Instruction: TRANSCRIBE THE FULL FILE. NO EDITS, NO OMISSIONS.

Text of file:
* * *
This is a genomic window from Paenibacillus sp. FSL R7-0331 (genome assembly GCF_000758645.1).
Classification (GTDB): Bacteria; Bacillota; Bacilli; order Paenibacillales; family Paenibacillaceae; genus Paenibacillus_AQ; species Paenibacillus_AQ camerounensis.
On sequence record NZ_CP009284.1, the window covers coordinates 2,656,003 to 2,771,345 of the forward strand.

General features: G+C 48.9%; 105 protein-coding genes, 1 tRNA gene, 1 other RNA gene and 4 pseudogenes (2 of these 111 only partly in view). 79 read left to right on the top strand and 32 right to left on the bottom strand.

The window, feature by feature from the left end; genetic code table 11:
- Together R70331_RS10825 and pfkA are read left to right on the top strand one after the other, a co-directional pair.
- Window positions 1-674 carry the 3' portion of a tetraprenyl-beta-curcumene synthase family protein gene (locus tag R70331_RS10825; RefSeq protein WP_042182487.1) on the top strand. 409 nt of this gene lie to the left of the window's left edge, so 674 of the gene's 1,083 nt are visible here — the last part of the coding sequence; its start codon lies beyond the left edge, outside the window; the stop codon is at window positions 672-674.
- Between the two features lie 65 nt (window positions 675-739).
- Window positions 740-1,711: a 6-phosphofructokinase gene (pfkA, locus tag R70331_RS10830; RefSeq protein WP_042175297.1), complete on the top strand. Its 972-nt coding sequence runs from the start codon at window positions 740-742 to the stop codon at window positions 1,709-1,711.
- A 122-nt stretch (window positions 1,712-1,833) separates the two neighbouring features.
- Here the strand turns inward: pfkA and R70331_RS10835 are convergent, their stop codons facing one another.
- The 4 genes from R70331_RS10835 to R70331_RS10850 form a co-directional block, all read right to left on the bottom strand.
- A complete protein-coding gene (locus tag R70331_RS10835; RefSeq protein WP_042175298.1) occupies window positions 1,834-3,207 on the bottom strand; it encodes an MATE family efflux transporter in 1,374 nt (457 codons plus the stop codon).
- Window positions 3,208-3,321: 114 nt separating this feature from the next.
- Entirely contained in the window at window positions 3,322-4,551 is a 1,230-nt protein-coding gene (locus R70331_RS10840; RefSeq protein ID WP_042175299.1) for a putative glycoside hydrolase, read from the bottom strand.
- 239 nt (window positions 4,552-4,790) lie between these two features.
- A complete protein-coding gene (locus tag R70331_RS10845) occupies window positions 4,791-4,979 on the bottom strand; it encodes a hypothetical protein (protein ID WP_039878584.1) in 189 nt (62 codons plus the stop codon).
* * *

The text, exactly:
This is a genomic window from Paenibacillus sp. FSL R7-0331 (genome assembly GCF_000758645.1).
Classification (GTDB): Bacteria; Bacillota; Bacilli; order Paenibacillales; family Paenibacillaceae; genus Paenibacillus_AQ; species Paenibacillus_AQ camerounensis.
On sequence record NZ_CP009284.1, the window covers coordinates 2,656,003 to 2,771,345 of the forward strand.

General features: G+C 48.9%; 105 protein-coding genes, 1 tRNA gene, 1 other RNA gene and 4 pseudogenes (2 of these 111 only partly in view). 79 read left to right on the top strand and 32 right to left on the bottom strand.

The window, feature by feature from the left end; genetic code table 11:
- Together R70331_RS10825 and pfkA are read left to right on the top strand one after the other, a co-directional pair.
- Window positions 1-674 carry the 3' portion of a tetraprenyl-beta-curcumene synthase family protein gene (locus tag R70331_RS10825; RefSeq protein WP_042182487.1) on the top strand. 409 nt of this gene lie to the left of the window's left edge, so 674 of the gene's 1,083 nt are visible here — the last part of the coding sequence; its start codon lies beyond the left edge, outside the window; the stop codon is at window positions 672-674.
- Between the two features lie 65 nt (window positions 675-739).
- Window positions 740-1,711: a 6-phosphofructokinase gene (pfkA, locus tag R70331_RS10830; RefSeq protein WP_042175297.1), complete on the top strand. Its 972-nt coding sequence runs from the start codon at window positions 740-742 to the stop codon at window positions 1,709-1,711.
- A 122-nt stretch (window positions 1,712-1,833) separates the two neighbouring features.
- Here the strand turns inward: pfkA and R70331_RS10835 are convergent, their stop codons facing one another.
- The 4 genes from R70331_RS10835 to R70331_RS10850 form a co-directional block, all read right to left on the bottom strand.
- A complete protein-coding gene (locus tag R70331_RS10835; RefSeq protein WP_042175298.1) occupies window positions 1,834-3,207 on the bottom strand; it encodes an MATE family efflux transporter in 1,374 nt (457 codons plus the stop codon).
- Window positions 3,208-3,321: 114 nt separating this feature from the next.
- Entirely contained in the window at window positions 3,322-4,551 is a 1,230-nt protein-coding gene (locus R70331_RS10840; RefSeq protein ID WP_042175299.1) for a putative glycoside hydrolase, read from the bottom strand.
- 239 nt (window positions 4,552-4,790) lie between these two features.
- A complete protein-coding gene (locus tag R70331_RS10845) occupies window positions 4,791-4,979 on the bottom strand; it encodes a hypothetical protein (protein ID WP_039878584.1) in 189 nt (62 codons plus the stop codon).